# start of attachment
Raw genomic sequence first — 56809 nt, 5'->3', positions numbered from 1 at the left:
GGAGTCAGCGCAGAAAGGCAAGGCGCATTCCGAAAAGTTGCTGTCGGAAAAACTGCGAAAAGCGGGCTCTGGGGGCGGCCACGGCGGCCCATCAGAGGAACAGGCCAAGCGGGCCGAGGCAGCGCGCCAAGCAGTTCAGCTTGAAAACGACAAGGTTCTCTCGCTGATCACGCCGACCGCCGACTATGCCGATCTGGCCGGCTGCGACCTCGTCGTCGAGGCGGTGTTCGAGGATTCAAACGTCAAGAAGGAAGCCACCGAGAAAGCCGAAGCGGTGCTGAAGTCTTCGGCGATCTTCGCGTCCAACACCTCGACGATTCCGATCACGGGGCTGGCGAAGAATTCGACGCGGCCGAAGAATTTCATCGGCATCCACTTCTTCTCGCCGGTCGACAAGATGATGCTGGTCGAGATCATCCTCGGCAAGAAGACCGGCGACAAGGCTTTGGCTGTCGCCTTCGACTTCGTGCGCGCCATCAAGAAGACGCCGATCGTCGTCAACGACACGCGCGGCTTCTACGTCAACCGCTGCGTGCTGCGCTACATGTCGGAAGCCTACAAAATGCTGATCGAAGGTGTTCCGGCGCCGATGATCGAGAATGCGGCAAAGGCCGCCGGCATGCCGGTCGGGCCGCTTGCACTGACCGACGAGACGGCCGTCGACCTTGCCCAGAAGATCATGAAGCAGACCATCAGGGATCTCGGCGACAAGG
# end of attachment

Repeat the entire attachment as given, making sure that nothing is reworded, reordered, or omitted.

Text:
Raw genomic sequence first — 56809 nt, 5'->3', positions numbered from 1 at the left:
GGAGTCAGCGCAGAAAGGCAAGGCGCATTCCGAAAAGTTGCTGTCGGAAAAACTGCGAAAAGCGGGCTCTGGGGGCGGCCACGGCGGCCCATCAGAGGAACAGGCCAAGCGGGCCGAGGCAGCGCGCCAAGCAGTTCAGCTTGAAAACGACAAGGTTCTCTCGCTGATCACGCCGACCGCCGACTATGCCGATCTGGCCGGCTGCGACCTCGTCGTCGAGGCGGTGTTCGAGGATTCAAACGTCAAGAAGGAAGCCACCGAGAAAGCCGAAGCGGTGCTGAAGTCTTCGGCGATCTTCGCGTCCAACACCTCGACGATTCCGATCACGGGGCTGGCGAAGAATTCGACGCGGCCGAAGAATTTCATCGGCATCCACTTCTTCTCGCCGGTCGACAAGATGATGCTGGTCGAGATCATCCTCGGCAAGAAGACCGGCGACAAGGCTTTGGCTGTCGCCTTCGACTTCGTGCGCGCCATCAAGAAGACGCCGATCGTCGTCAACGACACGCGCGGCTTCTACGTCAACCGCTGCGTGCTGCGCTACATGTCGGAAGCCTACAAAATGCTGATCGAAGGTGTTCCGGCGCCGATGATCGAGAATGCGGCAAAGGCCGCCGGCATGCCGGTCGGGCCGCTTGCACTGACCGACGAGACGGCCGTCGACCTTGCCCAGAAGATCATGAAGCAGACCATCAGGGATCTCGGCGACAAGG